For many people, buying a home is the largest purchase they will ever make. The equity that builds up in a home over time can also be the largest investment of someone’s adult life. It is only natural to want to make the best possible decisions about these important purchases. Unfortunately, there are many potential pitfalls along the path to home ownership that can end up costing you money.

One relatively common concern, regardless of whether you are buying new construction or an existing home, is the potential for defects in the property. Familiarizing yourself with common defects is a good way to know what to look for when you tour a property and review the seller’s disclosure. However, it is possible to buy a home with defects that you discover after the purchase.

Sellers have an obligation to report known defects to buyers

There are many laws in place that guide real estate transactions in Florida. Generally speaking, sellers must indicate the condition of the property that they are selling and provide a disclosure that outlines any known issues, including a recent infestations, structural defects or other potential concerns for the new homeowner. In some cases, major defects can be the difference between deciding to purchase a property and continuing to search.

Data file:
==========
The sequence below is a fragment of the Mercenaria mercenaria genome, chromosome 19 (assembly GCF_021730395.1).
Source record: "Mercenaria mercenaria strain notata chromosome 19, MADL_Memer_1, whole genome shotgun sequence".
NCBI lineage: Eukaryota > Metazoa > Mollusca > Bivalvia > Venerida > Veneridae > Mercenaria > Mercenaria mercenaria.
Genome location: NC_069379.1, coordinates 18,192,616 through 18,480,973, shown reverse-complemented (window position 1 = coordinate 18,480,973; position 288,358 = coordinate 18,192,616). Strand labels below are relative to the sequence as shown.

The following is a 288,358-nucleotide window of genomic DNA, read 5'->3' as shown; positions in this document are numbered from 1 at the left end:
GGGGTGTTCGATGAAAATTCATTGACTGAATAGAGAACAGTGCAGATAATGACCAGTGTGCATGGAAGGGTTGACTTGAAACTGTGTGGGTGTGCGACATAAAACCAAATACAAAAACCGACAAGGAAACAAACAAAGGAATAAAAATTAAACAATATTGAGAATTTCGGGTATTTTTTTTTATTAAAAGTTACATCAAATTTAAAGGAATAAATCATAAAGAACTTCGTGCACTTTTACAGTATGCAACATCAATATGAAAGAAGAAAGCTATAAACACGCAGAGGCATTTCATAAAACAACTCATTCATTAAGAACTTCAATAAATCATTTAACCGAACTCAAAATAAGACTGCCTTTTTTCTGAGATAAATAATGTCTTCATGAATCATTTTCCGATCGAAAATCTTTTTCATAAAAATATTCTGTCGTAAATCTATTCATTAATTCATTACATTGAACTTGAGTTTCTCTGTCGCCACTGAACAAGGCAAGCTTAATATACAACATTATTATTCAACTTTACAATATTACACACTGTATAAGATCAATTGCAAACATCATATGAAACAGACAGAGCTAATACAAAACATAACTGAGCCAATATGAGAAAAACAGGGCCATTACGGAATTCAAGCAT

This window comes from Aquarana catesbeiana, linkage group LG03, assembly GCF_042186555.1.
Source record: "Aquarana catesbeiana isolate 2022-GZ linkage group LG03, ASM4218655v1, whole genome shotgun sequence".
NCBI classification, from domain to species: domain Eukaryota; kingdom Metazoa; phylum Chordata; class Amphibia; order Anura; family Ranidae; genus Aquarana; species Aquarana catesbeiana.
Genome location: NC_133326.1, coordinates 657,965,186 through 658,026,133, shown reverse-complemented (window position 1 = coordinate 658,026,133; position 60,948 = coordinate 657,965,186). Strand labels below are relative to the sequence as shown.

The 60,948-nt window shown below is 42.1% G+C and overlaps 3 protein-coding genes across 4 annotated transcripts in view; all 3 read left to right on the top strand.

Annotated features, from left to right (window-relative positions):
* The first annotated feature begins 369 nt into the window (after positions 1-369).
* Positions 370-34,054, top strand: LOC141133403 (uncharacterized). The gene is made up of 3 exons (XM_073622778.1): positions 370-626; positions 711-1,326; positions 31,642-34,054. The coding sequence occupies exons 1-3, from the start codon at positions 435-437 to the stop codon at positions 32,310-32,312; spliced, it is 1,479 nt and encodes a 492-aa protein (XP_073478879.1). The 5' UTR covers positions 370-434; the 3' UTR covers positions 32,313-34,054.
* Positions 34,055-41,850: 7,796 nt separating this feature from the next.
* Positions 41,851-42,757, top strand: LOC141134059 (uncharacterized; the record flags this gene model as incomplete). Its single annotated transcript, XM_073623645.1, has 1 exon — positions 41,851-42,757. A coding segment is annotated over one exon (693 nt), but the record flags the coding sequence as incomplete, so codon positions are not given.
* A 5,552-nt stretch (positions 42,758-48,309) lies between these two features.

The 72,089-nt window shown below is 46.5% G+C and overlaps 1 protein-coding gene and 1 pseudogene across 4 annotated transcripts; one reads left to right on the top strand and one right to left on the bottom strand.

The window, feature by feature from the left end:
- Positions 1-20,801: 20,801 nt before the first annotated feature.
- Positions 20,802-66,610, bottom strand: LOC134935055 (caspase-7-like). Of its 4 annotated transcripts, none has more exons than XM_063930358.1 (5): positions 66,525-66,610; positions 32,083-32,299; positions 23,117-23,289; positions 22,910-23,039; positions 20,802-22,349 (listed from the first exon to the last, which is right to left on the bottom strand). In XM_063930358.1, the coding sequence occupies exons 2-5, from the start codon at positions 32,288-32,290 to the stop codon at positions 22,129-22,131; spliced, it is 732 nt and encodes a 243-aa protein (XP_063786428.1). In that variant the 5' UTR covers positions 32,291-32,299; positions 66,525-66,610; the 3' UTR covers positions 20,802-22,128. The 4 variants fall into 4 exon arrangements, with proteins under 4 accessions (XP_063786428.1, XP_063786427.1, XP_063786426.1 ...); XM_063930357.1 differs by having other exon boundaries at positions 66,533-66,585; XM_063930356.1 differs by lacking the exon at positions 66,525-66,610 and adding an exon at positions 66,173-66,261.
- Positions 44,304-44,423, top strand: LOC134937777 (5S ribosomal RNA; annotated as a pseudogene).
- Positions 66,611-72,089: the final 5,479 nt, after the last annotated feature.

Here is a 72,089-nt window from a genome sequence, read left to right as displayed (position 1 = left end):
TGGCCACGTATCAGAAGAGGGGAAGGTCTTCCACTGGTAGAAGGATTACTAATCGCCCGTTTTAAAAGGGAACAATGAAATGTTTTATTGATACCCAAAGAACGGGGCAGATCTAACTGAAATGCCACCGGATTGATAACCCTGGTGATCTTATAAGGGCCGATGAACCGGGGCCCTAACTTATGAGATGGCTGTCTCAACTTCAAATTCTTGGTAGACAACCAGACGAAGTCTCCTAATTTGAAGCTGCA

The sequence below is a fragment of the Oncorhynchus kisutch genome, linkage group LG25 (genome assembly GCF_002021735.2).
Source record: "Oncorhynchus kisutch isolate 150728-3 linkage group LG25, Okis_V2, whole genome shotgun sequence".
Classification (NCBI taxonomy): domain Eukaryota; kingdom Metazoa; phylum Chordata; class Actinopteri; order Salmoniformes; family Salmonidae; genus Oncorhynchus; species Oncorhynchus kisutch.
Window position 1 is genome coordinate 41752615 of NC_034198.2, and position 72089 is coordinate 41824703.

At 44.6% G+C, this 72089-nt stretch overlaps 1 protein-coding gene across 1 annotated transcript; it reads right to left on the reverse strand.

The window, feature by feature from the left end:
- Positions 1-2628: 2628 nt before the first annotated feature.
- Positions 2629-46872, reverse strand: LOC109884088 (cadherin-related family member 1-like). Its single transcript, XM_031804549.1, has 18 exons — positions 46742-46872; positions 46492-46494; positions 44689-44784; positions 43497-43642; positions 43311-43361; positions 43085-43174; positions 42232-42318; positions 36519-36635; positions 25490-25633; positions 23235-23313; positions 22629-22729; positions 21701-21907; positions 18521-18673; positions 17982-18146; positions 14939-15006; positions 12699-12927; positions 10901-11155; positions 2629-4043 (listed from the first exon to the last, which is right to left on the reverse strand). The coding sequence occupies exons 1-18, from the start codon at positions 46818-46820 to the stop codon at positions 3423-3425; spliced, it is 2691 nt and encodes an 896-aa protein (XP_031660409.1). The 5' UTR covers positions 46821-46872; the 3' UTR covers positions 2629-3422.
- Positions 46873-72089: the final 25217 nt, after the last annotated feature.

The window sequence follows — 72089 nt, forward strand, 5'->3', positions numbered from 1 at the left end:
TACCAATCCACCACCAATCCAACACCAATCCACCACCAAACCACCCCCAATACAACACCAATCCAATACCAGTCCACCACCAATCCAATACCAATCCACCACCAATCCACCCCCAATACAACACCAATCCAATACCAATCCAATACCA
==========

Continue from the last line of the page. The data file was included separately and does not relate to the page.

Some sellers, wanting the best potential price for their home and a quick sale, may choose to cover up or hide defects and not report them to the buyer. This tactic is particularly common in homes sold as is. However, some sellers will intentionally falsify the information on their disclosure for a standard home sale. Whether the defect is obvious or hidden, the seller should make the buyer aware of its existence.

You have legal rights if the seller failed to disclose a known defect

You may be thinking that you are just stuck in a bad situation after you discover a defect. After all, he purchased the home and now it’s yours. Thankfully, Florida law does allow for buyers to seek compensation from sellers who fraudulently withhold critical details prior to a sale.

Perhaps you contacted the well maintenance company, only to learn that they notified the seller last year that the well should be replaced. This was not indicated on your purchase report, but now you must incur this fee in order to comply with county standards. It could also be possible that local contractors or professionals have quoted prices to repair the property to the previous owner who opted not to perform the repairs.

Any documentation you can obtain can help you build a case. Every home and every sale is unique, so make sure to familiarize yourself with your legal rights and get professional help if you are unsure about how to proceed.